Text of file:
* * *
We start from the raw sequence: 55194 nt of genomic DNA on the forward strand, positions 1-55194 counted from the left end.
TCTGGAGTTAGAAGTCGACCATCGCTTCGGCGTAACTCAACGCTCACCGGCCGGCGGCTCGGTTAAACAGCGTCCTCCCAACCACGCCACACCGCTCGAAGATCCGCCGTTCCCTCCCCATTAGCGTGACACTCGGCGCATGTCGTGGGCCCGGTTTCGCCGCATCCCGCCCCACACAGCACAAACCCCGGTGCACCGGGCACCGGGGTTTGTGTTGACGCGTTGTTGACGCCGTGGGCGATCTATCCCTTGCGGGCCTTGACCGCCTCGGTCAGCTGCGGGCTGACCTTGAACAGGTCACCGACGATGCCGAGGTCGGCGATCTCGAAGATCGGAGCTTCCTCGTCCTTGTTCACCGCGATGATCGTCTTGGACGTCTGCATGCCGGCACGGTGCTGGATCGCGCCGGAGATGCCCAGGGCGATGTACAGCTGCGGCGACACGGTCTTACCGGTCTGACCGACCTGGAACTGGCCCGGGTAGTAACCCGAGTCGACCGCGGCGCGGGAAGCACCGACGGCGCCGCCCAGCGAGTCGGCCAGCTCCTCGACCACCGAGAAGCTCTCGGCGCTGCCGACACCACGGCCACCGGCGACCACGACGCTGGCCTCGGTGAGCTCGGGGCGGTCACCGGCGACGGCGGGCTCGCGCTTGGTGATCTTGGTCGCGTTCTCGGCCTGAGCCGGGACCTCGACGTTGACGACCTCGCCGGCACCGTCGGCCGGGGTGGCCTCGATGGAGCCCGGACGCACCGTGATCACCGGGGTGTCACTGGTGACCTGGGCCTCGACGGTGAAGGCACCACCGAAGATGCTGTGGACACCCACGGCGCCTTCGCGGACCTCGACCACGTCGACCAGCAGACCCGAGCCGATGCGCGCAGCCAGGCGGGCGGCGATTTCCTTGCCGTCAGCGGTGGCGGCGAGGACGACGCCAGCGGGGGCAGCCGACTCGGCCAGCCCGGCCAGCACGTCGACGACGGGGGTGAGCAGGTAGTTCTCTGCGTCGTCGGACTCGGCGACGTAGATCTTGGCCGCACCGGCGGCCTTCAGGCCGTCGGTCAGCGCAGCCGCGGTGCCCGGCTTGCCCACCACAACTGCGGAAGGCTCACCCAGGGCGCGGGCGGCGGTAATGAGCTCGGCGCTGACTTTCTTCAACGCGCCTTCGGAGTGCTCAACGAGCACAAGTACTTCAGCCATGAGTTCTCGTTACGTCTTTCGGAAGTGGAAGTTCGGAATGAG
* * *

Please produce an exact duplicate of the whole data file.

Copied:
We start from the raw sequence: 55194 nt of genomic DNA on the forward strand, positions 1-55194 counted from the left end.
TCTGGAGTTAGAAGTCGACCATCGCTTCGGCGTAACTCAACGCTCACCGGCCGGCGGCTCGGTTAAACAGCGTCCTCCCAACCACGCCACACCGCTCGAAGATCCGCCGTTCCCTCCCCATTAGCGTGACACTCGGCGCATGTCGTGGGCCCGGTTTCGCCGCATCCCGCCCCACACAGCACAAACCCCGGTGCACCGGGCACCGGGGTTTGTGTTGACGCGTTGTTGACGCCGTGGGCGATCTATCCCTTGCGGGCCTTGACCGCCTCGGTCAGCTGCGGGCTGACCTTGAACAGGTCACCGACGATGCCGAGGTCGGCGATCTCGAAGATCGGAGCTTCCTCGTCCTTGTTCACCGCGATGATCGTCTTGGACGTCTGCATGCCGGCACGGTGCTGGATCGCGCCGGAGATGCCCAGGGCGATGTACAGCTGCGGCGACACGGTCTTACCGGTCTGACCGACCTGGAACTGGCCCGGGTAGTAACCCGAGTCGACCGCGGCGCGGGAAGCACCGACGGCGCCGCCCAGCGAGTCGGCCAGCTCCTCGACCACCGAGAAGCTCTCGGCGCTGCCGACACCACGGCCACCGGCGACCACGACGCTGGCCTCGGTGAGCTCGGGGCGGTCACCGGCGACGGCGGGCTCGCGCTTGGTGATCTTGGTCGCGTTCTCGGCCTGAGCCGGGACCTCGACGTTGACGACCTCGCCGGCACCGTCGGCCGGGGTGGCCTCGATGGAGCCCGGACGCACCGTGATCACCGGGGTGTCACTGGTGACCTGGGCCTCGACGGTGAAGGCACCACCGAAGATGCTGTGGACACCCACGGCGCCTTCGCGGACCTCGACCACGTCGACCAGCAGACCCGAGCCGATGCGCGCAGCCAGGCGGGCGGCGATTTCCTTGCCGTCAGCGGTGGCGGCGAGGACGACGCCAGCGGGGGCAGCCGACTCGGCCAGCCCGGCCAGCACGTCGACGACGGGGGTGAGCAGGTAGTTCTCTGCGTCGTCGGACTCGGCGACGTAGATCTTGGCCGCACCGGCGGCCTTCAGGCCGTCGGTCAGCGCAGCCGCGGTGCCCGGCTTGCCCACCACAACTGCGGAAGGCTCACCCAGGGCGCGGGCGGCGGTAATGAGCTCGGCGCTGACTTTCTTCAACGCGCCTTCGGAGTGCTCAACGAGCACAAGTACTTCAGCCATGAGTTCTCGTTACGTCTTTCGGAAGTGGAAGTTCGGAATGAG